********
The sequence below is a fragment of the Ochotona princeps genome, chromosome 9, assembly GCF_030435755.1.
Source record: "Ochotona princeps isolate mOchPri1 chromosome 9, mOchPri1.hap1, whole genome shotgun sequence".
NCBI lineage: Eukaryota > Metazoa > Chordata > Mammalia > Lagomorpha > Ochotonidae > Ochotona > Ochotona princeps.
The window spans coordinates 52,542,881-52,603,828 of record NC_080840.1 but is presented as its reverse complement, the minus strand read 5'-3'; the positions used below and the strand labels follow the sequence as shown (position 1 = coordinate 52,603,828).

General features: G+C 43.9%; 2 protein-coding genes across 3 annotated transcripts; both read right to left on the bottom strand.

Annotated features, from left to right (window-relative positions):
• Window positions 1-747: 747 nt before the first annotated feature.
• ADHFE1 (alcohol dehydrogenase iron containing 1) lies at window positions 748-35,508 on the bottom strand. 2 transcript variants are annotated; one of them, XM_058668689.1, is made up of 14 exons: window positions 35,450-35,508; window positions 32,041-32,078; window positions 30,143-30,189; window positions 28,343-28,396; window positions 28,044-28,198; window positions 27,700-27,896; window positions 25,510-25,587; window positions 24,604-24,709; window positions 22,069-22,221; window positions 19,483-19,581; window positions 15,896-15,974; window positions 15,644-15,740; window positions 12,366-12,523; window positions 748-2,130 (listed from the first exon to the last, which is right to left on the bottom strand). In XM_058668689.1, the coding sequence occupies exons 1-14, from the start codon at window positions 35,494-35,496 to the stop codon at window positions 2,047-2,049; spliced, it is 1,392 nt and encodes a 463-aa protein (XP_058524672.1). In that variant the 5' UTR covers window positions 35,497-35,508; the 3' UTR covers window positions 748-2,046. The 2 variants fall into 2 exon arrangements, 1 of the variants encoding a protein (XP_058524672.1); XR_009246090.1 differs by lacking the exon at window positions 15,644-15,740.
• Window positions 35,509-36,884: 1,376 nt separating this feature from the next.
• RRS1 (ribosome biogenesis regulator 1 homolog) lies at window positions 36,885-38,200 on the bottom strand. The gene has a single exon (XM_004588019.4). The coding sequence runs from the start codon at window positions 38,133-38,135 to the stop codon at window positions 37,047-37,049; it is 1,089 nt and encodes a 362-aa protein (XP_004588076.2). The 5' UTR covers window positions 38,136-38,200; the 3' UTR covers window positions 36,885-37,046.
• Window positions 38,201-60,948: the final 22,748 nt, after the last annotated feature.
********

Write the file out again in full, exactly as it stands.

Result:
The sequence below is a fragment of the Ochotona princeps genome, chromosome 9, assembly GCF_030435755.1.
Source record: "Ochotona princeps isolate mOchPri1 chromosome 9, mOchPri1.hap1, whole genome shotgun sequence".
NCBI lineage: Eukaryota > Metazoa > Chordata > Mammalia > Lagomorpha > Ochotonidae > Ochotona > Ochotona princeps.
The window spans coordinates 52,542,881-52,603,828 of record NC_080840.1 but is presented as its reverse complement, the minus strand read 5'-3'; the positions used below and the strand labels follow the sequence as shown (position 1 = coordinate 52,603,828).

General features: G+C 43.9%; 2 protein-coding genes across 3 annotated transcripts; both read right to left on the bottom strand.

Annotated features, from left to right (window-relative positions):
• Window positions 1-747: 747 nt before the first annotated feature.
• ADHFE1 (alcohol dehydrogenase iron containing 1) lies at window positions 748-35,508 on the bottom strand. 2 transcript variants are annotated; one of them, XM_058668689.1, is made up of 14 exons: window positions 35,450-35,508; window positions 32,041-32,078; window positions 30,143-30,189; window positions 28,343-28,396; window positions 28,044-28,198; window positions 27,700-27,896; window positions 25,510-25,587; window positions 24,604-24,709; window positions 22,069-22,221; window positions 19,483-19,581; window positions 15,896-15,974; window positions 15,644-15,740; window positions 12,366-12,523; window positions 748-2,130 (listed from the first exon to the last, which is right to left on the bottom strand). In XM_058668689.1, the coding sequence occupies exons 1-14, from the start codon at window positions 35,494-35,496 to the stop codon at window positions 2,047-2,049; spliced, it is 1,392 nt and encodes a 463-aa protein (XP_058524672.1). In that variant the 5' UTR covers window positions 35,497-35,508; the 3' UTR covers window positions 748-2,046. The 2 variants fall into 2 exon arrangements, 1 of the variants encoding a protein (XP_058524672.1); XR_009246090.1 differs by lacking the exon at window positions 15,644-15,740.
• Window positions 35,509-36,884: 1,376 nt separating this feature from the next.
• RRS1 (ribosome biogenesis regulator 1 homolog) lies at window positions 36,885-38,200 on the bottom strand. The gene has a single exon (XM_004588019.4). The coding sequence runs from the start codon at window positions 38,133-38,135 to the stop codon at window positions 37,047-37,049; it is 1,089 nt and encodes a 362-aa protein (XP_004588076.2). The 5' UTR covers window positions 38,136-38,200; the 3' UTR covers window positions 36,885-37,046.
• Window positions 38,201-60,948: the final 22,748 nt, after the last annotated feature.